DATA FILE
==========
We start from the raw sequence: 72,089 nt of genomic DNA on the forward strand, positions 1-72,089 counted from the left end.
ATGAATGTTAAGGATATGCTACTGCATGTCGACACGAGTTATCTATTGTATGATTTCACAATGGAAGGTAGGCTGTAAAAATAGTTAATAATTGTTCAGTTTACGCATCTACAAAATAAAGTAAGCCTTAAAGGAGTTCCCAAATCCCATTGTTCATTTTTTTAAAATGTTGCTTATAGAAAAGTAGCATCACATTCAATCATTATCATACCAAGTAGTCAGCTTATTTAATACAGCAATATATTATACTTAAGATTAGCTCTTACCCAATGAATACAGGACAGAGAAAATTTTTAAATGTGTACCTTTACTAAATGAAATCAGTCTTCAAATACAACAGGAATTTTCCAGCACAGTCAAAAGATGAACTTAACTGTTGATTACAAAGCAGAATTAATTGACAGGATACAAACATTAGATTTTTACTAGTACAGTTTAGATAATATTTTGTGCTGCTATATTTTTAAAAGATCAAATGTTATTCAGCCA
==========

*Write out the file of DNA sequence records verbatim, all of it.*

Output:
We start from the raw sequence: 72,089 nt of genomic DNA on the forward strand, positions 1-72,089 counted from the left end.
ATGAATGTTAAGGATATGCTACTGCATGTCGACACGAGTTATCTATTGTATGATTTCACAATGGAAGGTAGGCTGTAAAAATAGTTAATAATTGTTCAGTTTACGCATCTACAAAATAAAGTAAGCCTTAAAGGAGTTCCCAAATCCCATTGTTCATTTTTTTAAAATGTTGCTTATAGAAAAGTAGCATCACATTCAATCATTATCATACCAAGTAGTCAGCTTATTTAATACAGCAATATATTATACTTAAGATTAGCTCTTACCCAATGAATACAGGACAGAGAAAATTTTTAAATGTGTACCTTTACTAAATGAAATCAGTCTTCAAATACAACAGGAATTTTCCAGCACAGTCAAAAGATGAACTTAACTGTTGATTACAAAGCAGAATTAATTGACAGGATACAAACATTAGATTTTTACTAGTACAGTTTAGATAATATTTTGTGCTGCTATATTTTTAAAAGATCAAATGTTATTCAGCCA